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MOHAMADU LEBBE v. UMMA NATCHIA.
D. C., Kalutara, 1,134.Bos judicata — Action by mortgagor against representative of deceased mort-gagee—Civil Procedure Code, s. 642—Effect of mortgage decree on suchrepresentative—Personal claim of representative to land mortgaged bydeceased.
A mortgage decree in an action brought against the representative,appointed under section 642 of the Civil Procedure Code, of a deceasedmortgagee, will estop Buch representative from questioning the right ofthe mortgagor to mortgage the lands decreed executable.
If the representative, who was the widow of the mortgagor, wasentitled to the land in her own right, she should not have assumed therepresentative character imposed on her.
Per Lawbie, J.—Under a decree passed in such an action no otherland can be seized in execution than those named in the decree aBexecutable.
N a previous case plaintiff having sued the defendant, asrepresentative of the estate of her deceased husband, for the
recovery of a sum of Rs. 353 and interest secured by a mortgagebond executed by her late husband, obtained a judgment declaringthe mortgaged lands bound and executable for the said debt. Onwrit being issued, the Fiscal seised certain other lands in additionto the land that was mortgaged, and the defendant claimed theselands and one of the mortgaged lands as her own. The DistrictJudge upheld her claim, and the plaintiff brought the presentaction against the defendant, under section 547 of the CivilProcedure Code, to have a declaration that the said lands wereliable to be sold under the said writ.
The District Judge dismissed the plaintiff’s action, and theplaintiff appealed.
Dornhorst, for appellant.
Penes, for respondent.
11th February, 1886. Lawbie, J.—
Meera Lebbe Marikar mortgaged some lands to the plaintiff;after the mortgagor’s death his widow was appointed to representthe estate of the deceased mortgagor for all the purposes of anaction on the mortgage.*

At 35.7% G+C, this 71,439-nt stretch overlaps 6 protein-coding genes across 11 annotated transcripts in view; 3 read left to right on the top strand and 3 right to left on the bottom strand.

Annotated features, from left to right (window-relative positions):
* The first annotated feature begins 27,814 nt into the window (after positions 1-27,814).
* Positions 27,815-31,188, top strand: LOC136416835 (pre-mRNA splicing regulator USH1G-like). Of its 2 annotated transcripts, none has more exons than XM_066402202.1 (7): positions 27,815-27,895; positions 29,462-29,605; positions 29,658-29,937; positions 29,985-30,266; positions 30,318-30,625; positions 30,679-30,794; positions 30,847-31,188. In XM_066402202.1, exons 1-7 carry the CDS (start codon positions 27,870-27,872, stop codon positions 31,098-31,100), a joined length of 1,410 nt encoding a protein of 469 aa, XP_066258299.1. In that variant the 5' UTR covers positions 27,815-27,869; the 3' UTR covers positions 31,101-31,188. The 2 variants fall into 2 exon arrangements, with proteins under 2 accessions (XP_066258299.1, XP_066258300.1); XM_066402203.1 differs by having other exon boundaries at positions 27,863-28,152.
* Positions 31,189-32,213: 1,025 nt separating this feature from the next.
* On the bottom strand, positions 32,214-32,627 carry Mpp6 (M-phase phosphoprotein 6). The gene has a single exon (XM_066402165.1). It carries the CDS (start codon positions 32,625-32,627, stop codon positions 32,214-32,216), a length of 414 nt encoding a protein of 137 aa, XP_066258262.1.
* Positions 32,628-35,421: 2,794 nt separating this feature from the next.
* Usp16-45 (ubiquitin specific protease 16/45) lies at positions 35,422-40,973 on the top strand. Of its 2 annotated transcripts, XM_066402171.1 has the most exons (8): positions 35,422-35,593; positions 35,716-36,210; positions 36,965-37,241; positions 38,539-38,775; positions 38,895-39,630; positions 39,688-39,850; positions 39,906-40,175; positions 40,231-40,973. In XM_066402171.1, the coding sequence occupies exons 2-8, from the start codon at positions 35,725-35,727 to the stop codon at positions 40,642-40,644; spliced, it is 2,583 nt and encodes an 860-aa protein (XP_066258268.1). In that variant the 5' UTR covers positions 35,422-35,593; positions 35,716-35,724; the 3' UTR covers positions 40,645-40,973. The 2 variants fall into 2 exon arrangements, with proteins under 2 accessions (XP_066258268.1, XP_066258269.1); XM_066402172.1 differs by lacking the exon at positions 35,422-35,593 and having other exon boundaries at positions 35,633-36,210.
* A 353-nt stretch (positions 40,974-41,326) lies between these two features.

The widow appeared and contested the mortgagee’s claim, buther objection or defence, whatever it was, was repelled, and amortgage decree was pronounced.
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On writ on thin decree some lands were seized, and the widowclaimed these as her own by a title adverse to her late husband.
The Court sustained the claim and released the property fromseizure.
•Tan. 31 andlib. 11.
The plaintiff then brought thiB action under section 547. Oneof the lands seized and claimed was a land mortgaged which hadbeen declared bound and executable in the judgment against thedefendant.
It seems to me clear that she is bound by that judgment, andthat the plaintiff is entitled to have the land sold.
As to the other lands seized, which were not mortgaged, thedefendant is entitled to claim that these be excluded from theseizure. She does not represent the whole estate of the deceased;assuming that these mortgaged lands belonged to the deceased,they can be touched only in a suit to which his general legalrepresentative is a party I need not enter on the question whetherthese unmortgaged lands belonged to the widow personally. Itis enough that we decide that, under a decree passed in an actionagainst a representative of the estate, appointed under section 642,no other land can be seized than those named in the decree asexecutable.
The judgment dismissing the action is 6Ct aside. The plaintiffis entitled to judgment declaring the mortgaged land executable,but his action, quoad the other lands, must be dismissed. I wouldgive no costs, success being divided.
It seems to me that defendant cannot escape the consequencesof taking up the appointmentof administratrix of the deceasedmortgagor’s estate for the purpose of this hypothecary action, andnot limiting her defence—if it were possible to do so—to theexistence and subsistence of the debt for which the speciallyhypothecated properties were secured by her deceased husband.
She could easily have found out by inquiry the fact that herlands, as she claims them to be, had been secured by her husbandwithout any right so to bind them, and 6he was not obliged toassume the representative character imposed on her.
I fail to see how she can now be heard to 6ay that the landsspecially mortgaged by her late husband are not executable underthe mortgage decree to which she was a party.
I am therefore of opinion that the judgment should be modifiedin the manner proposed by my brother Lawrie.
MOHAMADU LEBBE v. UMMA NATCHIA